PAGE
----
Some cyclists use bike horns instead, and some use air horns. Air horns are the loudest and can even cause hearing damage at close range, so caution should be taken when using them. 

Installing the Bike Bell

Depending on the type of bike bell, the installation might be as simple as a small bracket that fits over either handlebar and is secured by a screw or bolt. It’s highly recommended that the bike bell be mounted on the left handlebar regardless because the cyclist uses their right hand to shift gears. 

In fact, back in the days when bikes had horns and didn’t have gears, the horns were mounted on the left side too. The assumption was that most people are right-handed and would have an easier time taking their left hand off the handlebars to sound the horn.

However, if you’re left-handed, some classic bike bells are designed with the lever flipped in such a way that you can comfortably ring it with your left thumb. If your bike bell doesn’t fit properly on your handlebars, you can buy a kit to make it fit snugly. 

Additional Bike Safety Tips

See below for some tips to keep you safe while riding your bike.

Helmets

The National Transportation Safety Board found that 62% of deaths from bike accidents were caused by head injuries and 32% of emergency room visits were due to head injuries. A bike helmet reduces the risk of serious head injuries by 60%. Get a helmet that fits you properly, meaning it should cover your forehead, fit snugly under your chin, have adjustable side straps, and it should not move when you move your head back and forth quickly.

Brightly Colored Clothing

One of the most common bike accidents occurs when a cyclist gets hit by an oncoming car in the left lane. The cyclist and the car will be approaching the same intersection from opposite directions, and the car will make a sudden left turn, cutting in front of the cyclist.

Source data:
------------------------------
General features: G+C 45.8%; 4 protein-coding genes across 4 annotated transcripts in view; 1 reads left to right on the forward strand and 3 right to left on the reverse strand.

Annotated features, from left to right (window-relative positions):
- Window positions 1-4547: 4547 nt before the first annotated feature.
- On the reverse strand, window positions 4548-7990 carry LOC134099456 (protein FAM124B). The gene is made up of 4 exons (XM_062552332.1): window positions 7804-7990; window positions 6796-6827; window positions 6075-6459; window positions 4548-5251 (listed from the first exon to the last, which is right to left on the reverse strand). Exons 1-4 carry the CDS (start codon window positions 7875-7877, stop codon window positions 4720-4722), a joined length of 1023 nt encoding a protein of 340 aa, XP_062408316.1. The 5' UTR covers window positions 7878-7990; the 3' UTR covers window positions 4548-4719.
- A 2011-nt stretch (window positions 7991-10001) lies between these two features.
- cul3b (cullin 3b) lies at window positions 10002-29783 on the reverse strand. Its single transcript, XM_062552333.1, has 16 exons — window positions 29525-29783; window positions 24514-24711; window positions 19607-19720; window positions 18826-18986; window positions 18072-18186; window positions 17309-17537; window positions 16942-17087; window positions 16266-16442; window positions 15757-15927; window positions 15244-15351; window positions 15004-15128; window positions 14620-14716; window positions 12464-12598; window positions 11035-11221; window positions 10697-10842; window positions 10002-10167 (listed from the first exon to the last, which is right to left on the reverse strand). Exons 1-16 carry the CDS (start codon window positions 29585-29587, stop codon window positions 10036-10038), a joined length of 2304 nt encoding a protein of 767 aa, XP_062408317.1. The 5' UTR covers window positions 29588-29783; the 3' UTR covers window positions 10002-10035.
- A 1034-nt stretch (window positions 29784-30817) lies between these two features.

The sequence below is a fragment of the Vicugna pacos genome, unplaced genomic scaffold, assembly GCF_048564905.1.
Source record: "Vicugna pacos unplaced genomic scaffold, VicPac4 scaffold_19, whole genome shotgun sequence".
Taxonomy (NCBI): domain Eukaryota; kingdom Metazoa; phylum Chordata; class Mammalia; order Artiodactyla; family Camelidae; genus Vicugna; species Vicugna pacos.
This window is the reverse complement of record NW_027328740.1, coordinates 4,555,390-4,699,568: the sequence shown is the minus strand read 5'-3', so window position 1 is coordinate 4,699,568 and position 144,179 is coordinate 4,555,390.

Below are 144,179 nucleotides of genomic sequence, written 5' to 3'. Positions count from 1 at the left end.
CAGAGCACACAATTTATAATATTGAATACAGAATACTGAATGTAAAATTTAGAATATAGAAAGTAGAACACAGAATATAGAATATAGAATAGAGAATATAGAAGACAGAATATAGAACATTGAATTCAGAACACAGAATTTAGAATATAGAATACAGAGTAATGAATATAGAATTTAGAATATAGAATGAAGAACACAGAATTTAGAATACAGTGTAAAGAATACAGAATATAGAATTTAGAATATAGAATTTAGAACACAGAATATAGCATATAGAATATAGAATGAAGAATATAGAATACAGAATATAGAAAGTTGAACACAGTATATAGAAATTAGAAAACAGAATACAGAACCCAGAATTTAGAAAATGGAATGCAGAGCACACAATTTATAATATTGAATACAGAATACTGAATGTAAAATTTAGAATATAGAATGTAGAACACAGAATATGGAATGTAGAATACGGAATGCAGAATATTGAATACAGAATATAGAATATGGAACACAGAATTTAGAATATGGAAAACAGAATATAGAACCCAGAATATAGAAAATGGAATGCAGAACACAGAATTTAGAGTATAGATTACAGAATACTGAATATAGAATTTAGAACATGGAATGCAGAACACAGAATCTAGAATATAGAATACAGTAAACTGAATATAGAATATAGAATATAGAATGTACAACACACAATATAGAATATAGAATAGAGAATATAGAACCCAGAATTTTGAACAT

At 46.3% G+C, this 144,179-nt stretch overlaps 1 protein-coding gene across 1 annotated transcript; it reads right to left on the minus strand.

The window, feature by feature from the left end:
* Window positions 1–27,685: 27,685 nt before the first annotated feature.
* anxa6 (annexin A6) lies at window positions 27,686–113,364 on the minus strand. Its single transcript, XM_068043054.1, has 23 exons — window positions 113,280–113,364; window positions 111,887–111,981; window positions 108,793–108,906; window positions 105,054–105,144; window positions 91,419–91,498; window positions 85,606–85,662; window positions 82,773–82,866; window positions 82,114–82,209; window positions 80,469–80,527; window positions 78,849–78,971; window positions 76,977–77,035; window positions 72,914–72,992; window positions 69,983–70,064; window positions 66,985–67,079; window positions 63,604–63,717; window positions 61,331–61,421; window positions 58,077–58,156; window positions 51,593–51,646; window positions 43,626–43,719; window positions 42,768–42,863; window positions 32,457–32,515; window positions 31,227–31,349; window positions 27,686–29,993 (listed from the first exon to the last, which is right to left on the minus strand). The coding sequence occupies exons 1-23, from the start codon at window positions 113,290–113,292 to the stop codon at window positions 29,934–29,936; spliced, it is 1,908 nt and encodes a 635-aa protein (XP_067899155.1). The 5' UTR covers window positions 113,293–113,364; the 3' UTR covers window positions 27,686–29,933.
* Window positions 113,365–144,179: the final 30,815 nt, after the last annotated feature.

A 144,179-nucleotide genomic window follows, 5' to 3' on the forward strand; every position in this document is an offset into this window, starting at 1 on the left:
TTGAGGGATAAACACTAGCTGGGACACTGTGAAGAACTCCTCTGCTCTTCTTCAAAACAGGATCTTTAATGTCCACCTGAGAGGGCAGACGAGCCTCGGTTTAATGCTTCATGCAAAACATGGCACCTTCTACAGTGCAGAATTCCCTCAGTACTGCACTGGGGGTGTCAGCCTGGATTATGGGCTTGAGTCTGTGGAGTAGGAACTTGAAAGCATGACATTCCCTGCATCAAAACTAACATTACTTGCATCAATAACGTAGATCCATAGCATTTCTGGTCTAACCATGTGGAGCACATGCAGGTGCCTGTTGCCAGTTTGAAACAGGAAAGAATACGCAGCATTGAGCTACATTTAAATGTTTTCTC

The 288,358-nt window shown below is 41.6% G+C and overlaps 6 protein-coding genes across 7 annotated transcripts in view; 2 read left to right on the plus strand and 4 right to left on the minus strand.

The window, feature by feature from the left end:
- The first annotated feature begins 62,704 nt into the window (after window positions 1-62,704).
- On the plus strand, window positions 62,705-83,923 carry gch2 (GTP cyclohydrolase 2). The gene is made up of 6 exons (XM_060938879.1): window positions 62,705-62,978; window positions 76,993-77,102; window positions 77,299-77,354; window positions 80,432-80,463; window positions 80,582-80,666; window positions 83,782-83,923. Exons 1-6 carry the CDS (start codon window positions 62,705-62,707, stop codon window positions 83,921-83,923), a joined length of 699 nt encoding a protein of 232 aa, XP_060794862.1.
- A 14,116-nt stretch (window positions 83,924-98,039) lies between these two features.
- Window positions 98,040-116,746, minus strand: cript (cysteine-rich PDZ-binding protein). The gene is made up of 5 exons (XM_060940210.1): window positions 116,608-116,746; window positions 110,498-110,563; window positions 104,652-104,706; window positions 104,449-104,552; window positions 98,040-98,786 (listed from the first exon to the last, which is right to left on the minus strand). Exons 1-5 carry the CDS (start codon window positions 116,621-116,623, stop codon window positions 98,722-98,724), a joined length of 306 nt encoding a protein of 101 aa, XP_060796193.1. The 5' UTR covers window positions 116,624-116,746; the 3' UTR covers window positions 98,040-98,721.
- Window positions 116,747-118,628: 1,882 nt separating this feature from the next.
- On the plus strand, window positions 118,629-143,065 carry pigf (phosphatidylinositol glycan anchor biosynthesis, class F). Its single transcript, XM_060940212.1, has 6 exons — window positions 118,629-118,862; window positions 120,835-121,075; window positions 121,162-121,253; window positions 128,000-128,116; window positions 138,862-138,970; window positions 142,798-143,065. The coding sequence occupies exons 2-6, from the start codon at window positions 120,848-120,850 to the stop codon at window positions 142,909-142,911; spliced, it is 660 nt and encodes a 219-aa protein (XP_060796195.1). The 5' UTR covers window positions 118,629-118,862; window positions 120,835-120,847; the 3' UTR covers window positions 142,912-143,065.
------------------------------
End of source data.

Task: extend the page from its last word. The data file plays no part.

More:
What happened? The driver didn’t see the cyclist until it was too late. Always check for cars turning left when you’re about to go into an intersection and wear brightly colored clothing so that cars can see you more easily. If you’re riding at night, wear clothing with a reflective stripe on it.

Hand Signals

Just as cars have turn signals, cyclists can use hand signals so that people know when they’re about to turn. This bike law page shows a detailed explanation of what the hand signals look like. Hand signals keep you safe as a solo cyclist and if you’re riding in a group because then you can ride safe distances apart and know when a turn is coming up. 

Head and Tail Lights

In bike law terminology, there are two types of lights for bikes: active and passive. An active light is powered by a battery and generally has a flashing feature as well as an on/off switch. Passive lighting includes reflectors, and in the United States, all new bikes are required by law to have them. 

The specific laws requiring bike head and tail lights vary slightly by state as to when the lights need to be used (for example, between 7 pm and 7 am) and what types of lights you need, but all states require bike head and tail lights by law.

Where to Get a Bike Bell

Hopefully we’ve taught you about bike safety and convinced you to get a bike bell. If your neighborhood doesn’t have a local bike shop, you can pick one up online at Amazon, Jenson, or REI. Have fun cycling and be safe!